Our goal is for our girls to build courage, confidence, and character while pursuing their dreams, and our vision goes far beyond the day-to-day. We want to create a community for them to flourish. This facility will help girls promote the skills needed for in-demand jobs like robotics, engineering, agriculture, automotive, and aeronautical.

Statistics have proven that Girl Scouts’ work with STEM is already making a difference.
• 91% of our girls reported confidence in STEM.
• 86% of our girls reported awareness of the need for STEM literacy.
• 86% of our girls say they are more interested in STEM Careers.

Promoting STEM literacy is the key to The Dream Big Transformational Initiative, and it rises to meet this challenge. How exactly? Girl Scouts will have access to a facility equipped with hands-on programs, interactive lessons, research, development, and the tools and resources to ignite young female minds.

Girl Scouts of Ohio’s Heartland has dreamed big for the past four years, and we want to be the epicenter for tech growth among women. Columbus is ranked nineteenth as one of the best cities for engineers and technology workers. And our city is leading in technology with diverse and spanning industries in STEM. So, why not give our girls an advantage in male-dominated careers?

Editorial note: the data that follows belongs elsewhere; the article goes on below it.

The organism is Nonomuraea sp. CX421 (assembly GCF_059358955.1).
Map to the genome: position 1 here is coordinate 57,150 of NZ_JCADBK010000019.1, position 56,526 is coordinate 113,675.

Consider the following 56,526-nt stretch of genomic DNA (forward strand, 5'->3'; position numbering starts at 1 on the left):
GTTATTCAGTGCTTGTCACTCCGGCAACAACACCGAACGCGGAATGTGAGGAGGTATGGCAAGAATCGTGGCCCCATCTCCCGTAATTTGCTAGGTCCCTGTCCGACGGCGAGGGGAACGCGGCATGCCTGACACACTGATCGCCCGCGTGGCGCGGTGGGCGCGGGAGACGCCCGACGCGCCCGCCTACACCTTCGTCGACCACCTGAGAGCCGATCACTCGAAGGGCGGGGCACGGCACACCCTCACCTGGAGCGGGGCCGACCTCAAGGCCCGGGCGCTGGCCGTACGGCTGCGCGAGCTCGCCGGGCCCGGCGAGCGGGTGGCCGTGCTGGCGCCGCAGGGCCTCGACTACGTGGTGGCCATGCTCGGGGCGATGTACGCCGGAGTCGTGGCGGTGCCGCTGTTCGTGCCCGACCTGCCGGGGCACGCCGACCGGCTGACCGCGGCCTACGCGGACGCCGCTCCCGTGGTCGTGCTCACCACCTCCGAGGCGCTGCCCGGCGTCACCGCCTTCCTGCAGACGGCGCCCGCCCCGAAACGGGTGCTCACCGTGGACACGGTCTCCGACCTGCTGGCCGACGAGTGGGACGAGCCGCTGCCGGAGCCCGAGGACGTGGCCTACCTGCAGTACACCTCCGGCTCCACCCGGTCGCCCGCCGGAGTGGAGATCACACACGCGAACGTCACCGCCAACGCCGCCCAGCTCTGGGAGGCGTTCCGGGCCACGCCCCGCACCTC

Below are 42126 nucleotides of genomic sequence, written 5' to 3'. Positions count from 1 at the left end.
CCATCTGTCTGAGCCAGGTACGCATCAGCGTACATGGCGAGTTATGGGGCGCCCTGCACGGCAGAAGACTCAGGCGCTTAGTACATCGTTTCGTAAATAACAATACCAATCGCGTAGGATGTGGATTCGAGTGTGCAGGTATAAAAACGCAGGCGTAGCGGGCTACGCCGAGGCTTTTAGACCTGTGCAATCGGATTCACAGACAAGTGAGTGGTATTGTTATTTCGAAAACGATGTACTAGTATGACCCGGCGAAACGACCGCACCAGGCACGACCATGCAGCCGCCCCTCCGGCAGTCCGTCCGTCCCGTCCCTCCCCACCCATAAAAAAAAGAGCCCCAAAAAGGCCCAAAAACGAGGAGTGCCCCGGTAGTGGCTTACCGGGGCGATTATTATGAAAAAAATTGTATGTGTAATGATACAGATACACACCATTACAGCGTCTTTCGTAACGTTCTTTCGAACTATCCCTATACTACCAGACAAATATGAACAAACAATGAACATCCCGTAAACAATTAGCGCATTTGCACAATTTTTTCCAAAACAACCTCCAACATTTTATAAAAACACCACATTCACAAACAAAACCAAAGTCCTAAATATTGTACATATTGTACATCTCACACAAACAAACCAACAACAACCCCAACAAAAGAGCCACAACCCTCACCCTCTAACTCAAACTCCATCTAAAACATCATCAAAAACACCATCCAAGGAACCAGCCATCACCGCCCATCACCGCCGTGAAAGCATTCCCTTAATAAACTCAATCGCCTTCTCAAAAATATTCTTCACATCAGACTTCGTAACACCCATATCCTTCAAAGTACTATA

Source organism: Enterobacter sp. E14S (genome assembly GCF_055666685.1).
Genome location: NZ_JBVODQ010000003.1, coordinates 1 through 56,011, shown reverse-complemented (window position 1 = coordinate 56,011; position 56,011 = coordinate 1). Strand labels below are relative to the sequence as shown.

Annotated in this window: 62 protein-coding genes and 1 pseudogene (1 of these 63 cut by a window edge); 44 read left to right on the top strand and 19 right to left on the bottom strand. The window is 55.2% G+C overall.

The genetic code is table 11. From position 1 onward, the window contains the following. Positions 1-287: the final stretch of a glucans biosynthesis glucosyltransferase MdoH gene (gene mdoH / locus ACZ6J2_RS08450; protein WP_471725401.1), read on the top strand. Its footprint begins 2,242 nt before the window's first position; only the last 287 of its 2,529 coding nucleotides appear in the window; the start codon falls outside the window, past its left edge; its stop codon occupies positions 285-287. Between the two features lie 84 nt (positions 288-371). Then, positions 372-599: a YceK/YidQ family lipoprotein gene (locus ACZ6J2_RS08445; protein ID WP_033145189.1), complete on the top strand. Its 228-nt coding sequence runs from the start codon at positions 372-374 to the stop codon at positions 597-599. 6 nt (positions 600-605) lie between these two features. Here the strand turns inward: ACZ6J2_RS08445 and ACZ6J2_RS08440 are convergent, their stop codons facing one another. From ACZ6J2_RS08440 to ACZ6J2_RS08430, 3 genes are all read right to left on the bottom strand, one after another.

The immersive STEM campus will be near downtown Columbus, a prime location and the future mecca of technology and science. In addition to Girl Scouts, schools, other non-profits, and community stakeholders and partners will utilize the new facilities.

The day couldn’t have been complete without our Honorary Co-Chairs Lou Von Thaer, Yvette McGee Brown, and Lori Gillett.

Lou Von Thaer, President and CEO of Battelle, the world’s most extensive independent research, innovation, and development organization, believes strongly in Dream Big, what it represents, and building secured futures for the next generation of women. He provided a generous gift for the initiative. He also spoke about the importance and need for STEM in a growing industry.